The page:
A review of solar proton events during the 22nd solar cycle

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  • ~ Pergamon

    www.elsevier.com/locate/asr

    Adv. Space Res. Vol. 30, No. 4, pp. 1033-1044, 2002 Published by Elsevier Science Ltd on behalf of COSPAR

    Printed in Great Britain 0273-1177/02 $22.00 + 0.00

    PII: S0273-1177(02)00497-0

    A REVIEW OF SOLAR PROTON EVENTS DURING THE 22ND SOLAR CYCLE

    D. F. Smart and M. A. Shea

    Air Force Research Laboratory (VSBS), 29 Randolph Road, Hanscom AFB, MA, 01731, USA.

    ABSTRACT

    Solar cycle 22 had significant, large fluence, energetic particle events on a scale reminiscent of the 19th solar cycle. Examination of the characteristics of these large events suggests that some of the old concepts of spectral form, in- tensity-time envelope and energy extrapolations, used to estimate the dose from large events that occurred during previous solar cycles should be re-evaluated. There has also been a dramatic change in perspective regarding the source of solar protons observed in interplanetary space. Very large fluence events are associated with powerful fast interplanetary shocks. The elemental composition and charge state of these events is suggestive of a dominate source in the solar corona and not from a very hot plasma. Furthermore, there is a strong suggestion that the inten- sity-time profile observed in space is dominated by the connection of the observer to an interplanetary shock source rather than to a unique location near the surface of the sun. These concepts will be examined from the perspective of energetic panicles contributing to the dose experienced by an astronaut on an interplanetary space mission. Published by Elsevier Science Ltd on behalf of COSPAR.

    INTRODUCTION

    This paper is oriented toward the viewpoint of radiation effects to human blood-forming organs (vital organ dose). We will discuss the energetic particle radiation capable of penetrating the shell of a space vehicle and the human body to reach the blood forming organs (at least 5 cm of tissue). From this viewpoint, the energetic charged pani- cle radiation must have a minimum energy of 30 MeV per nucleon.

    From a solar astrophysics point of view, the increased energetic panicle sensor sensitivity to very low flux levels that has occurred over the past decades provides for hitherto unavailable information on the particle composition and possible origin. However, from a radiation dose point of view, small events of limited duration with maximum particle fluxes of a few per cm 2 per hour are not very significant. Therefore we will not put much emphasis on the very small events routinely measured by the improved instrumentation.

    OVERVIEW OF SOLAR PROTON EVENTS DURING SOLAR CYCLE 22

    Figure 1 illustrates the >30 MeV solar proton events during solar cycle 22. The horizontal lines on this figure indi- cate one sigma in a log-normal distribution of the solar proton event fluence distribution over the last four solar cy- cles. This one sigma characterization of the fluence distribution derived by Nymmik (1993) from the data of Feynman et al., (1993) seems to be one reasonable way of categorizing solar proton events. Stassinopoulos et al. (1996) adopted an order of magnitude classification system categorizing solar proton events as a matter of conven- ience. The lower limit of this figure, an omnidirectional fluence of 105 per cm 2 is comparable to the daily exposure from the integral flux of galactic cosmic ray protons. The solar cycle 22 solar proton events and fluences at ener- gies of>50, >60 and >100 MeV are shown in Figures 2 - 4.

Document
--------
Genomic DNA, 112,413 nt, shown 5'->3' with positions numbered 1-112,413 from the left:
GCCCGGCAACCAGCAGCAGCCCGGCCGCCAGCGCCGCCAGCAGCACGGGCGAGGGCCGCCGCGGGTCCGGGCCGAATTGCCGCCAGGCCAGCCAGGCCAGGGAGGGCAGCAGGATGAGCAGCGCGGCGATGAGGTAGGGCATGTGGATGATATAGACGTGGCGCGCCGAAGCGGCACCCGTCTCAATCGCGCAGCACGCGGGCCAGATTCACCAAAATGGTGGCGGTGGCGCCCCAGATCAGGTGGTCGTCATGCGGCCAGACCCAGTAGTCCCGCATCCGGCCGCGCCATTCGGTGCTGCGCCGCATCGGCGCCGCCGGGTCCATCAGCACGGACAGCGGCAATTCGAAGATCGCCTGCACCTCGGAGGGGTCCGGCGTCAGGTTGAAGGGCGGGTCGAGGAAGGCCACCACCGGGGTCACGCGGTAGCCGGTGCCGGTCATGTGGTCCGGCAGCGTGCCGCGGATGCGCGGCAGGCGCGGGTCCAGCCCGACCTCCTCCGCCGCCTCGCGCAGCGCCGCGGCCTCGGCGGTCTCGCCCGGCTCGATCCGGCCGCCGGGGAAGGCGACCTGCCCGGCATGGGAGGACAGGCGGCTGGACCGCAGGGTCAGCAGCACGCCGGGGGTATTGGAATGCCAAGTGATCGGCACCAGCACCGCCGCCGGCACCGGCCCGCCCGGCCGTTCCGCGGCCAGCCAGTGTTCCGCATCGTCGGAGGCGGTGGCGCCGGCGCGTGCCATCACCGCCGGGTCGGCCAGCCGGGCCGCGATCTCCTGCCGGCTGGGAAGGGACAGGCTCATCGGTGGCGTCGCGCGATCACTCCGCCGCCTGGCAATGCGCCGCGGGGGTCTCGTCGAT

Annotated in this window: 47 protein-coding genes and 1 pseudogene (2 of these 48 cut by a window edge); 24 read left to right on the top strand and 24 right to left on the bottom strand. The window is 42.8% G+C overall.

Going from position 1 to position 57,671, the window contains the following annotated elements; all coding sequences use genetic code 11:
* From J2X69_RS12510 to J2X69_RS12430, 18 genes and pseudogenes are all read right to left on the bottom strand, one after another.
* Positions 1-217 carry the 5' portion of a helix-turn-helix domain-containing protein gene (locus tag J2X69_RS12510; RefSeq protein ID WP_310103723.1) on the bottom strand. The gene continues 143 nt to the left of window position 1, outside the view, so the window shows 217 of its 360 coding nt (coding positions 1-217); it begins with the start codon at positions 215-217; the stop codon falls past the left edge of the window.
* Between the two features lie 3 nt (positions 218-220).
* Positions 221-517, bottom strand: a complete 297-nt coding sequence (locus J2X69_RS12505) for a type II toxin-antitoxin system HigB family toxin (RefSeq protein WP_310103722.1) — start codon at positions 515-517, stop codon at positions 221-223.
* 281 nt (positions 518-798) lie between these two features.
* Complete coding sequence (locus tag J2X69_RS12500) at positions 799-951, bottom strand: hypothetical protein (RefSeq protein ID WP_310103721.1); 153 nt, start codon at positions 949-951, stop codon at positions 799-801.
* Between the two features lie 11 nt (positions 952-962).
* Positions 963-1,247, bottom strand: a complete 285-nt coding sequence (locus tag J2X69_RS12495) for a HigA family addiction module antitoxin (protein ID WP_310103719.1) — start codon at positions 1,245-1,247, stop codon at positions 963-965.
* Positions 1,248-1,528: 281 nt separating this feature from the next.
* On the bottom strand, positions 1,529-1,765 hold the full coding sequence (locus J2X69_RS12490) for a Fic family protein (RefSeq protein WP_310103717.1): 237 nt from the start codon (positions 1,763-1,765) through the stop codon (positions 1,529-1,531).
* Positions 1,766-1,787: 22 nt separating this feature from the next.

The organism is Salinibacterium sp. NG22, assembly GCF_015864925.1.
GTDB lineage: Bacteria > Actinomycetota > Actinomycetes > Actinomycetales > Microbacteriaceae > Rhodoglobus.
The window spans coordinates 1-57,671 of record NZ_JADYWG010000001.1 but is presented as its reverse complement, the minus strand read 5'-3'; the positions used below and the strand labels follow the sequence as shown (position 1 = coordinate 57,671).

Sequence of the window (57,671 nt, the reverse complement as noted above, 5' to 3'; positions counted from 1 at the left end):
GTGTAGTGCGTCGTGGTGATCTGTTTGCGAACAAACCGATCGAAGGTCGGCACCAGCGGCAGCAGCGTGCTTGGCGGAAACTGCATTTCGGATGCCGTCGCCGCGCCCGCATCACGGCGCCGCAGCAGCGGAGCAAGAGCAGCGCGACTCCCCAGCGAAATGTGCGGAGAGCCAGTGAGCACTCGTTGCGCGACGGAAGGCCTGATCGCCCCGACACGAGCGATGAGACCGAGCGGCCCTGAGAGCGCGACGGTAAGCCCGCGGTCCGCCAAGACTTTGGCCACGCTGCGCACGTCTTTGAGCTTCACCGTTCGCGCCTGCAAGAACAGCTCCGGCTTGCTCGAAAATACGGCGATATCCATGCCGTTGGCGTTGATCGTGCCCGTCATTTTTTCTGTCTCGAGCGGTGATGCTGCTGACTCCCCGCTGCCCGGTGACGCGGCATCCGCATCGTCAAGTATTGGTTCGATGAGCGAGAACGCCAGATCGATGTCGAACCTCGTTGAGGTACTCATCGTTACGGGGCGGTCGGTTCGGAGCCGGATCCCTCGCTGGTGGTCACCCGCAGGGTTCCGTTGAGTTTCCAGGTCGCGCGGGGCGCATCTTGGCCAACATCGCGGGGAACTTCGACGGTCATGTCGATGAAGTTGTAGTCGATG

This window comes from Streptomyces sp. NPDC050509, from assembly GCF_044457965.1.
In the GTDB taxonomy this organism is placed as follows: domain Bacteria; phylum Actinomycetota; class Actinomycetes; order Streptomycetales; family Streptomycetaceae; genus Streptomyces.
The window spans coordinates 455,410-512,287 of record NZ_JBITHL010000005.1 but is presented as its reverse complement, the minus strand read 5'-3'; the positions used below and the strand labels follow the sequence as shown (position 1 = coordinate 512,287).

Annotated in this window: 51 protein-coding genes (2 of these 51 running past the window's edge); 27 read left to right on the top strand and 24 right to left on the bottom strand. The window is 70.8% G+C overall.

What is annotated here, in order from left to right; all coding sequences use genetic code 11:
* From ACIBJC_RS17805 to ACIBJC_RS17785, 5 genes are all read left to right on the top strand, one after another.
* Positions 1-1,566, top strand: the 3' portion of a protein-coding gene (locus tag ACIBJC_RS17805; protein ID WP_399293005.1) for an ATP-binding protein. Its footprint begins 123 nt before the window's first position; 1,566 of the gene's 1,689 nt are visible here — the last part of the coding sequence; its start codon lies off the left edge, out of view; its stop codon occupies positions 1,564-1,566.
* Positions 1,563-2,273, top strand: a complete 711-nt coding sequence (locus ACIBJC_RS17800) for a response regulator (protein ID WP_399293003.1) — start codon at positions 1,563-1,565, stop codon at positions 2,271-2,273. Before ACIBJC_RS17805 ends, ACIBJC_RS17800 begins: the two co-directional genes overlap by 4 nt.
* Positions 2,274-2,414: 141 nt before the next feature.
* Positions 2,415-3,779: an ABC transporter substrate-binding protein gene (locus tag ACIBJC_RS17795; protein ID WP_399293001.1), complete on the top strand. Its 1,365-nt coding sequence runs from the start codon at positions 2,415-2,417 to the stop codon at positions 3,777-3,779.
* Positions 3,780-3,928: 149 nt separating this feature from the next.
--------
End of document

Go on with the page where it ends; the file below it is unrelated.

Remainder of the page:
In Figure 5 we display some of the very large events of the last solar cycle from the perspective of the size of a cell in the human body. We have used 100 square microns as the unit of area. The scale on the left of this figure indi- cates the number of proton "hits" per hour during these large events. Also indicated by horizontal lines are the flux levels that correspond to "hits" per day and "hits" per week.

    1033

  • 1034 D.F. Smart and M. A. Shea

    A

    E 0

    n t - o

    o n

    > 80 MeV EVENT INTE~tATEO PROTON O~(IDIREC'rtONAL R .UBKE

    . ' .1 . ' . ' . ' .= ' ;2 ! ; : ;~ . : ' ' . , . ' . ' ' .= . ' . ' . ' .= . ' - . ! ; ' ;= . ' . ' . " ] 101o

    10o

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    107 LU O Z lo0 u.I ::) .. J u. lOS

    86 ii

    87 88 8g go gl g2

    YEAR

    LARm=

    93 94 95 96

    Fig. 1. The >30 MeV solar proton events during solar cycle 22, The horizontal lines indicate one sigma of the log-normal distribution.

    ,'+" E U W e-

    o 0 :

    Z uJ ::) . J i,

    > IB0 MeV EVENT INTEGRATED PROTON ~ FLUENCE

    1010 . . , . . . , . . . , . . . , . . . , . . . , . . . , . .+ , . . . , . . .

    10o

    lo0

    107 It~

    lo0

    10s I . . . . . . I t : ' . 86 87 88 89 g0 91 92 g3